YELLOW IS THE COLOR…
by Amy Ferris
May 20th, 2012 – 10:57am
oh. life stories.
we were deciding on whether or not my mom should be moved one more rung up the assisted living ladder.
on one of my last visits, i went to check out what was considered the “last stop” within the facility itself. it was designed like a dormitory – each room had two single beds and next to the beds were night tables and/or a small dresser, a recliner and/or a rocking chair tucked into the corner. a couple of paintings and photos hung on either side of the walls. most beds had railings so that none of the folks could fall easily out at night. the furnishings were sparse, the rooms tidy, the walls filled with one or two memories of that person on their side of the room. outside the room, on either side of the door, were glass cases filled with figurines, and hummel pieces, and various personal tchokches, and framed photos of family and friends – personal effects. next to the glass cases, hanging on the wall, were framed pieces of paper. written on each piece of paper was the name, his or her age, and a life story. some were a full page long, some half a page, some were just a few lines. each informing you who that person was, lying in that single bed, sitting in that rocking chair, or listening to the radio as he or she reclined. the family and friends framed photos neatly arranged in each glass case.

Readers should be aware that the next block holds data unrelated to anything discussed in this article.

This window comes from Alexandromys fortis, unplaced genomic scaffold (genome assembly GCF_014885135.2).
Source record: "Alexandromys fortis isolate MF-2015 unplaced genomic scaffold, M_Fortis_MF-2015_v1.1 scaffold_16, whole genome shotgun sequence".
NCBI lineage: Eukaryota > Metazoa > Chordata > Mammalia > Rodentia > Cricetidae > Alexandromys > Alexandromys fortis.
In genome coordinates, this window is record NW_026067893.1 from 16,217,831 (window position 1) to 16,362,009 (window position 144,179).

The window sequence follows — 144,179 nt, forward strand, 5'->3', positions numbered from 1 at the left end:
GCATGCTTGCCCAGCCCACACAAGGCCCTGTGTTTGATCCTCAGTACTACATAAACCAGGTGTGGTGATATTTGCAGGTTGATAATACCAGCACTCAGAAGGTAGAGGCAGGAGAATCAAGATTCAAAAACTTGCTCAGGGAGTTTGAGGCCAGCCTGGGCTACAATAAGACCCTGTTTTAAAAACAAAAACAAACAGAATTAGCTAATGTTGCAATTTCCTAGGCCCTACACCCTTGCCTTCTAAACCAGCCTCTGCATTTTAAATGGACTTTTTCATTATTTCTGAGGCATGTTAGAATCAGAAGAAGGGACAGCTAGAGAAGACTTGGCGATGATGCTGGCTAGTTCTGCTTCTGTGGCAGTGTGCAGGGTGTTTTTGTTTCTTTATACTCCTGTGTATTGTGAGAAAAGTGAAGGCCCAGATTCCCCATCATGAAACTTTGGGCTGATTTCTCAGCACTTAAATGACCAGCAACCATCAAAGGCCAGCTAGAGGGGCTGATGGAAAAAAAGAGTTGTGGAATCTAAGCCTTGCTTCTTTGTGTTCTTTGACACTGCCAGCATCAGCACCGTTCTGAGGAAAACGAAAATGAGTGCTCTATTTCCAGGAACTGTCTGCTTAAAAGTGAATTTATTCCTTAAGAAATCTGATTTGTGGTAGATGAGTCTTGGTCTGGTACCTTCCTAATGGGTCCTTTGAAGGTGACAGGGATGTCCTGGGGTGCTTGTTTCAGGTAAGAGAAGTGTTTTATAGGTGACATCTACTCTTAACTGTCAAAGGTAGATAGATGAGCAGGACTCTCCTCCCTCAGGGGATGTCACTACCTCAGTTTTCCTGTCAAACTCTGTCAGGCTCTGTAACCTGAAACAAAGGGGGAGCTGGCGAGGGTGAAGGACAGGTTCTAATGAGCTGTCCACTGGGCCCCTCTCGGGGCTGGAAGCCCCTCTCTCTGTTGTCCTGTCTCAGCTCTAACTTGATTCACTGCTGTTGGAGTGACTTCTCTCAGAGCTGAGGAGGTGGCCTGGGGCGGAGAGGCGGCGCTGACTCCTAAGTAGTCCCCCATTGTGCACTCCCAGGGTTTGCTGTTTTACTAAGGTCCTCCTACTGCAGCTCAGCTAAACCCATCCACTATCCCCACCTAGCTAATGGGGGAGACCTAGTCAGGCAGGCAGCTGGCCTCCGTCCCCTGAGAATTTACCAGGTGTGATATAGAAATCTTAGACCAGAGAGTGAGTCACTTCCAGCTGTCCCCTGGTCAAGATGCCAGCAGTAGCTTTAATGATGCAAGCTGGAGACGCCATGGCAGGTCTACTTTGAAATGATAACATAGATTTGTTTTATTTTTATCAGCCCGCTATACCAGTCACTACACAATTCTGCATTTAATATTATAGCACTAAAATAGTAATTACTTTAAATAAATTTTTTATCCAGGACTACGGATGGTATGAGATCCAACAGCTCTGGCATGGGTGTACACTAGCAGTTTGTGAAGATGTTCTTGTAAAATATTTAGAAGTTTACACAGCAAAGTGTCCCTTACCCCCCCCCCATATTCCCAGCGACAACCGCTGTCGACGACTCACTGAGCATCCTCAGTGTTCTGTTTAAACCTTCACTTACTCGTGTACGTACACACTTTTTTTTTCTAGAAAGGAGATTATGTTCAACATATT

one man was a car salesman. he loved baseball. he had two kids, a boy and a girl, and two grand kids. His wife died years earlier, and he had alzheimer’s.
a woman named becky was a beautician. she came from a very large family in the midwest. she had never married. she liked happy faces and loved the color yellow. she had dementia.
another man worked the railroads, lived in colorado, where he raised three girls and had twelve grandkids. one of his daughters was living with another woman who he referred to as his fourth daughter. he had alzheimers.
another man was a holocaust survivor. he loved chocolate, his wife’s name was muriel. and he always wore long sleeved shirts.
each page told a brief story.
i’m sure most — not all — were written by relatives, or friends, remembrances of that life lived.
and as i walked up and down the hall, i couldn’t bare my mother becoming one page.
there was so much — so very much – to read and write and share between the lines.
over eighty some odd years of so very much.
and so, she didn’t move up the ladder.
and yet as i write this, and think about it, i knew everything i needed to know about each person in each room. i mean, my god, just knowing that someone loved the color yellow tells me everything.
i believe, right now, in this moment – in memory of so many – that we are each, every one of us at least one (or two, or three, or four….) book worthy.
Amy Ferris is the author of Marrying George Clooney: Confessions of a Midlife Crisis. Her blog continues in the same vein as her book – to support and encourage women to fulfill their greatness; to be bold, audacious, extraordinary and beautiful. She has contributed to numerous anthologies. Dancing at The Shame Prom: Sharing the stories that kept us small, an anthology by Amy Ferris and Holly Dexter – Fall 2012 (Seal Press).